When using the same bottle of medicine multiple times, a needle should be inserted through the rubber stopper and left in situ with the syringe attached to this needle to withdraw the drug. A new needle is attached to the syringe each time before injecting the drug into the sheep.

Subcutaneous and intramuscular injections

Subcutaneous injections are administered in areas where the skin is loose (mainly on the side of the neck or behind the shoulder).

Grasp a fold of skin and slide the needle through the skin parallel to the animal's neck or trunk. This method will avoid penetration of underlying muscle or injection into the chest cavity. The needle should be inserted several inches from the operator's hand to avoid accidental self-injection. The plunger of the syringe should always be pulled back to ensure that the needle point is not located within a blood vessel. Ensure that the needle point does not emerge from the skin fold. Slight resistance when depressing the syringe plunger will indicate that the solution is being injected subcutaneously and not through the skin fold and onto the skin surface.

The main site for intramuscular injection is the muscle mass of the neck. Alternatively, the muscles of the hind leg can be used. Draw up the solution for injection into the syringe. Insert the needle connected to the syringe into the muscle to the hub with a sharp action. Draw back to check for absence of blood, then slowly inject the contents of the syringe over 10 seconds. Do not inject too quickly as this main cause pain to the animal.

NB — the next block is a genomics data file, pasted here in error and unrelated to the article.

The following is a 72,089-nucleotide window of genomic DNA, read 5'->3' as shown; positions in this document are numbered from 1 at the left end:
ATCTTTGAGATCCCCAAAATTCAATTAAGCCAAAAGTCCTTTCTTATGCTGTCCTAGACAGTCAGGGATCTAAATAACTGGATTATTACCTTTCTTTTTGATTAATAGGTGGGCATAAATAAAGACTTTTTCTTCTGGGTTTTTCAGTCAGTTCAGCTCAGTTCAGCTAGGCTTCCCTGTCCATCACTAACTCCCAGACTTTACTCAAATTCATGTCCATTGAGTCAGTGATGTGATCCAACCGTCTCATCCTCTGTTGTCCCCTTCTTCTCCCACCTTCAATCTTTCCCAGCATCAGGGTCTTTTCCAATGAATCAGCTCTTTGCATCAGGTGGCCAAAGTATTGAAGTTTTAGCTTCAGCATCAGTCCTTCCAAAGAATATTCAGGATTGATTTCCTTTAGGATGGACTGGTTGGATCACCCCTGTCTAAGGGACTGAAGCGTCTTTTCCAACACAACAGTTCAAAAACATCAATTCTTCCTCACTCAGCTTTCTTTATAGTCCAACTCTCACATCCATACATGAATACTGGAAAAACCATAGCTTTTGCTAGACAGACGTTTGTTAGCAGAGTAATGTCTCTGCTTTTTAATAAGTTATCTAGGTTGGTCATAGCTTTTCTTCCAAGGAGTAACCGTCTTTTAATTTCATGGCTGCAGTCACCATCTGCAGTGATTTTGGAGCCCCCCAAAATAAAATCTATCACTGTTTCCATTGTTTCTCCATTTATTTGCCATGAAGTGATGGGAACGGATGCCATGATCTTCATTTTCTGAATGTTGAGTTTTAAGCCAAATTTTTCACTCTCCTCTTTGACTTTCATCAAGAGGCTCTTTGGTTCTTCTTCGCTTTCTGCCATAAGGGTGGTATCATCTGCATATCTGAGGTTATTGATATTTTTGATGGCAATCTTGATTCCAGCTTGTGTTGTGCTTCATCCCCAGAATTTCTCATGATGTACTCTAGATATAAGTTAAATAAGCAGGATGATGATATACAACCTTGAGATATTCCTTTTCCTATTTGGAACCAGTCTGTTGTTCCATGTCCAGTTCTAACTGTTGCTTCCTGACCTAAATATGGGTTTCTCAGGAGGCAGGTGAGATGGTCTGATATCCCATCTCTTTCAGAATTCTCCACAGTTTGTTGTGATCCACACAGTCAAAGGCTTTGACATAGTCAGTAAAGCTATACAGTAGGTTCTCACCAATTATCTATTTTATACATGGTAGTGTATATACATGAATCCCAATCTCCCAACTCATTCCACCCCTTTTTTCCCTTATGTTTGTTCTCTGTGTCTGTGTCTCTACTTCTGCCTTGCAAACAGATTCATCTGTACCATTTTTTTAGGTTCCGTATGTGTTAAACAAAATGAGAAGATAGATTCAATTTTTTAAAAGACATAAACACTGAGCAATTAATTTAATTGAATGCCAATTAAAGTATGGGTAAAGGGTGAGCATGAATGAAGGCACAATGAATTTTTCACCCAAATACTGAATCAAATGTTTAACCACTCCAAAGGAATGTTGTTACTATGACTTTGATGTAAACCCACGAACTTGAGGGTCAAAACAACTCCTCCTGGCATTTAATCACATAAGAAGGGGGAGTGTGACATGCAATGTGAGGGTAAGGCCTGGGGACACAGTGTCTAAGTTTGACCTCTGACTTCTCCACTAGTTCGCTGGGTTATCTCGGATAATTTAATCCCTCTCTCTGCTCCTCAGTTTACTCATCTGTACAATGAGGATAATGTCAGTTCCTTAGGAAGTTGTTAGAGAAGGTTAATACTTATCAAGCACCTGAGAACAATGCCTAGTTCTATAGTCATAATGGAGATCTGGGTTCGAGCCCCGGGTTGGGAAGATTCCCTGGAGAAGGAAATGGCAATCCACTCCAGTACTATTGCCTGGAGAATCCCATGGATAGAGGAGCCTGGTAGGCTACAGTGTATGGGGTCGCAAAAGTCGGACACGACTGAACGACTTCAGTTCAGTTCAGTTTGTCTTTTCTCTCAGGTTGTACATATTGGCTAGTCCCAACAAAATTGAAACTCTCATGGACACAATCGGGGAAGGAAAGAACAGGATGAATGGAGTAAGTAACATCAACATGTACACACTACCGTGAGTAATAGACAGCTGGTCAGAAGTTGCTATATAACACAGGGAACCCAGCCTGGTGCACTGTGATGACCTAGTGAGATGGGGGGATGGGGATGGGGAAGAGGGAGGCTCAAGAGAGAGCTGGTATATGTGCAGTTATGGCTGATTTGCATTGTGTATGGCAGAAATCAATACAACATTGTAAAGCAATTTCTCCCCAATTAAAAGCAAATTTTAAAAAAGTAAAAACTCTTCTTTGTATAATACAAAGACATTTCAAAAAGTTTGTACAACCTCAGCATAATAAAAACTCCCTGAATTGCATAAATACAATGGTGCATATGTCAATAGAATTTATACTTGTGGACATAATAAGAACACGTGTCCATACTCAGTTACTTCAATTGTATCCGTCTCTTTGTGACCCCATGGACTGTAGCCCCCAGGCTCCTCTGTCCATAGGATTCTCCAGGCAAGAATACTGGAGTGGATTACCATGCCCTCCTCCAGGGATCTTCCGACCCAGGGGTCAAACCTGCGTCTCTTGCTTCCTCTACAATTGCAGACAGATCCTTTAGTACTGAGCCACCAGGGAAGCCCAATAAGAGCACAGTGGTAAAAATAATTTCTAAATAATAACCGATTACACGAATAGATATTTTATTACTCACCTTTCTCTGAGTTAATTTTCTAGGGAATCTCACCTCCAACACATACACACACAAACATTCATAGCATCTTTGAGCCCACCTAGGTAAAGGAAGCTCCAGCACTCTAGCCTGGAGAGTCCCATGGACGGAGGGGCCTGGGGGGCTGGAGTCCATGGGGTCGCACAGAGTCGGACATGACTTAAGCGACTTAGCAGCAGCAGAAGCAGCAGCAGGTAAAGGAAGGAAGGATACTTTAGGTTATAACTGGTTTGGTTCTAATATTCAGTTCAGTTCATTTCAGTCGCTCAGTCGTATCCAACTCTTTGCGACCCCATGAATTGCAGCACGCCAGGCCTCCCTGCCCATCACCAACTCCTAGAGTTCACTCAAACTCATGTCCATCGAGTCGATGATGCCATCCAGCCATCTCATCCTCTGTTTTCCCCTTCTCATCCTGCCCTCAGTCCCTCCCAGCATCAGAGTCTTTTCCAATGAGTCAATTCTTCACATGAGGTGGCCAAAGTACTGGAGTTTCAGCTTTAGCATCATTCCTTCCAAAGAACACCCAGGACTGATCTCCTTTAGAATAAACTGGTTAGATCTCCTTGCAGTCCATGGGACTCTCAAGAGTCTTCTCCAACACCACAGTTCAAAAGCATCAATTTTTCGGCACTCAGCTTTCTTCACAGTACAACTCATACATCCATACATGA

Intravenous injection

This is the fastest route for drug administration, bypassing absorption and is commonly used by veterinary practitioners. However, rapid injection of a drug bolus may cause adverse reactions, such as collapse. Drugs administered intravenously include some antimicrobials, and mineral solutions such as calcium borogluconate. The jugular vein in the neck is the common site. Extravascular injection can lead to severe local tissue reaction overlying the site of injection. The use of dirty injection equipment introduces infection directly into the blood stream and may have fatal consequences.


Small volumes of liquid (less than 30 mls) are frequently administered by mouth using a drenching gun (e.g. anthelmintics and flukicides, and some trace element drenches). The animal is suitably restrained with the hind quarters lodged so the sheep cannot move backwards away from the operator. The sheep's head is held with the chin up and the liquid slowly squirted over the back of the tongue. The sheep's head is released once it has swallowed the liquid.

Larger volumes can be administered by stomach tube (orogastric tube), most commonly to lambs.


The stomach tube is passed slowly through the lamb's mouth and advanced when the lamb swallows. The diameter of the stomach tube is greater than the wind pipe so accidental fluid administration into the lungs is prevented.

The Veterinary Medicines Regulations 2013

Part 3


Food-producing animals: proof of purchase of veterinary medicinal products